Third Party Technique

Outsourcing Firms Bring Lobbying Business to the U.S.

"As the 2008 U.S. election starts to sizzle, the Indian outsourcing firms have returned to win Washington over as veritable insiders, slicker and better connected than ever," reports Anand Giridharadas.

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NPR Urged to Follow the Money on Nuclear Issues

During an August 15 news segment on nuclear power, why did National Public Radio's John Ydstie say "many environmentalists ... who began their careers opposed to nuclear power ... are now reconsidering nuclear power in the face of global warming"?

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SourceWatch Tracks the Pro-War Lobby and Vets for Freedom

SourceWatch citizen journalist Artificial Intelligence (AI) is a dogged and prolific investigator of the pro-war lobby. AI began digging into the pro-war front group Vets for Freedom in June 2006. AI's research exposing the neoconservative agenda and Republican operatives behind VFF has been used by scores of journalists. Just do a Google search for "Vets for Freedom" and you'll find AI's work in our SourceWatch article right at the top of your returns, next to the VFF's own website.

Pro-war funding appears plentiful for VFF as it gears up to lobby Congress in September. Here's some of the latest from AI and the VFF article on SourceWatch:

McDonald's Advised to Fight or Fess Up

McDonald's Golden ArchesMcDonald's has been criticized by PR professionals for its response to the recent study by Stanford University School of Medicine and the Lucile Packard Children's Hospital which found that young children preferred foods associated with the company's packaging.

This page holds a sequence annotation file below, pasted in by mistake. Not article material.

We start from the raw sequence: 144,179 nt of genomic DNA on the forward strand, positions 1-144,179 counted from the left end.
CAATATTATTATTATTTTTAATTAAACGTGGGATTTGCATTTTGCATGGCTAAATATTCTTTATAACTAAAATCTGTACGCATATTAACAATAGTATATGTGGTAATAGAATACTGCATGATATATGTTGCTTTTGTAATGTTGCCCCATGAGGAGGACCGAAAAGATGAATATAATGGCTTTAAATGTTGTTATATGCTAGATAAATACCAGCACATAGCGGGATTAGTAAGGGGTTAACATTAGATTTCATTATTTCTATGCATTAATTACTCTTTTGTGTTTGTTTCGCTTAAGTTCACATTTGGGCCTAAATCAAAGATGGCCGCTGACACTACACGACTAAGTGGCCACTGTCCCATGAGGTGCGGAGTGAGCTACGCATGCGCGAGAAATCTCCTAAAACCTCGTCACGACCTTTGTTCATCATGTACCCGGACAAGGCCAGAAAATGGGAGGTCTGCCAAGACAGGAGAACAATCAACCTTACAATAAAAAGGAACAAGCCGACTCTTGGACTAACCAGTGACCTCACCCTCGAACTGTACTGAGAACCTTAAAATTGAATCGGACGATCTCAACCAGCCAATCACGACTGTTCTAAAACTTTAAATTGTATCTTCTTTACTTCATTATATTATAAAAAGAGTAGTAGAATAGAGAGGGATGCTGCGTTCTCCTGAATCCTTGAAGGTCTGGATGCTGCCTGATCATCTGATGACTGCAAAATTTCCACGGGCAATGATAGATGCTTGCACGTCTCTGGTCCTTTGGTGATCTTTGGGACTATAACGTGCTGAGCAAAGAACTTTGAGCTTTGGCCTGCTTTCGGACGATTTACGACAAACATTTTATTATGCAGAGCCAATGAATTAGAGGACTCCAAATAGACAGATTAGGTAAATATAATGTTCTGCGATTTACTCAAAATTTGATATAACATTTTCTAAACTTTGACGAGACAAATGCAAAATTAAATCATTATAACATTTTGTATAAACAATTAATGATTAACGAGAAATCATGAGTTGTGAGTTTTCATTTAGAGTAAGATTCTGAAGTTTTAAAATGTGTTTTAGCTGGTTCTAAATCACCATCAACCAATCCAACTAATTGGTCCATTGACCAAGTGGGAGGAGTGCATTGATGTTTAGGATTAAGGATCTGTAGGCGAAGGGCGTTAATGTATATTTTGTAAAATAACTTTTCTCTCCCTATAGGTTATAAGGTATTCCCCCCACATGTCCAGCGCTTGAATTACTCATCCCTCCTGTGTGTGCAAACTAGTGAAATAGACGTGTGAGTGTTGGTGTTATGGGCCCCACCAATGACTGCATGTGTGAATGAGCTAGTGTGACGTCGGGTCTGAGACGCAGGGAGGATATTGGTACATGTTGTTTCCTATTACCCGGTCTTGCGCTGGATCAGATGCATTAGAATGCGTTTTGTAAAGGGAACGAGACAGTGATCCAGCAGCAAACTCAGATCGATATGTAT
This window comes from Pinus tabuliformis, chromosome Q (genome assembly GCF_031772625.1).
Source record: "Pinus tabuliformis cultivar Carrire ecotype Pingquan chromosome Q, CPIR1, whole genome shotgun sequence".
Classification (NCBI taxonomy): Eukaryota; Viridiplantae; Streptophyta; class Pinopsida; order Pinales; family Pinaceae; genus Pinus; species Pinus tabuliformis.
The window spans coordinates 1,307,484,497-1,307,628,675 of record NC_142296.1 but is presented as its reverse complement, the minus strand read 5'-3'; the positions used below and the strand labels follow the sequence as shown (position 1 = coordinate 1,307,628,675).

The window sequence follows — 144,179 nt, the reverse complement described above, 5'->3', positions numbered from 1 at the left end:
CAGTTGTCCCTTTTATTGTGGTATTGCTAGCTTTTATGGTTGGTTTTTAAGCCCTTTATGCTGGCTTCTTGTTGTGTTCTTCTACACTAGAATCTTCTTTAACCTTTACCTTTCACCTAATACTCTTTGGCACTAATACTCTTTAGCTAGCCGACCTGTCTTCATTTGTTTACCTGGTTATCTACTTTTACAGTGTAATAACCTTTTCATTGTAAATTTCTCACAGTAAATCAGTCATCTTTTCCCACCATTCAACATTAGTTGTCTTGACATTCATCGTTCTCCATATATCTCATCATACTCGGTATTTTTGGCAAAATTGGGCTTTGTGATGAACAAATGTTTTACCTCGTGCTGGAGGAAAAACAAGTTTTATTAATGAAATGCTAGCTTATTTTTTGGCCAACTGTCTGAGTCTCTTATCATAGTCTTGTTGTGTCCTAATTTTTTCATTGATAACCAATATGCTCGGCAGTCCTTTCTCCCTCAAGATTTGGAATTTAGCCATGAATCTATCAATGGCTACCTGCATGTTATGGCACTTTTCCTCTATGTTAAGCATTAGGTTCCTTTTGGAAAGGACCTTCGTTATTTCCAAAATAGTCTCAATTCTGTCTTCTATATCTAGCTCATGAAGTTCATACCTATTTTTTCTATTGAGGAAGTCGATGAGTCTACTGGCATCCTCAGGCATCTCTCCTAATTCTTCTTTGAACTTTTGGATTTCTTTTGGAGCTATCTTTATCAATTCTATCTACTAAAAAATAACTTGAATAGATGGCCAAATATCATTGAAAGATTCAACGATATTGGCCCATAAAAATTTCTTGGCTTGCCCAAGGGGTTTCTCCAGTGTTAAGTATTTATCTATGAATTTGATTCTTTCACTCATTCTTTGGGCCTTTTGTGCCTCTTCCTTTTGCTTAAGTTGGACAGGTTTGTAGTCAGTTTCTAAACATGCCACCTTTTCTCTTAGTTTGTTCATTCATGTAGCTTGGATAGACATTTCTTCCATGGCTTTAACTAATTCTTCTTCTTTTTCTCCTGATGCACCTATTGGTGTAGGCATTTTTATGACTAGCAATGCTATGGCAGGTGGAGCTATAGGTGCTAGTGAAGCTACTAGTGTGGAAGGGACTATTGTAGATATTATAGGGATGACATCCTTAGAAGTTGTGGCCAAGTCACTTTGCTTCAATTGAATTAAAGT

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WWF Greenwashes Coca-Cola

WWF and Coca-ColaAs Ronald Reagan loved to remark, "There they go again." WWF, the corporate-funded environmental giant often accused of taking greenbacks in return for greenwashing its corporate benefactors, ha

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An Academic Look at Fake TV News

In his paper "Loath to admit: Pressures on ethical disclosure of news release sources," Australian academic Peter Simmons analyzes issues around video news releases (VNRs), or fake TV news.

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Minnesota Doctors on Drug Company Drip

An examination of records from Minnesota, where legislation requires drug company payments to doctors to be disclosed, reveals that between 1997 and 2005 over 5,500 medical professionals in the state were paid a total of over $57 million. Gardiner Harris and Janet Roberts report that "another $40 million went to clinics, research centers and other organizations. More than 20 percent of the state’s licensed physicians received money.

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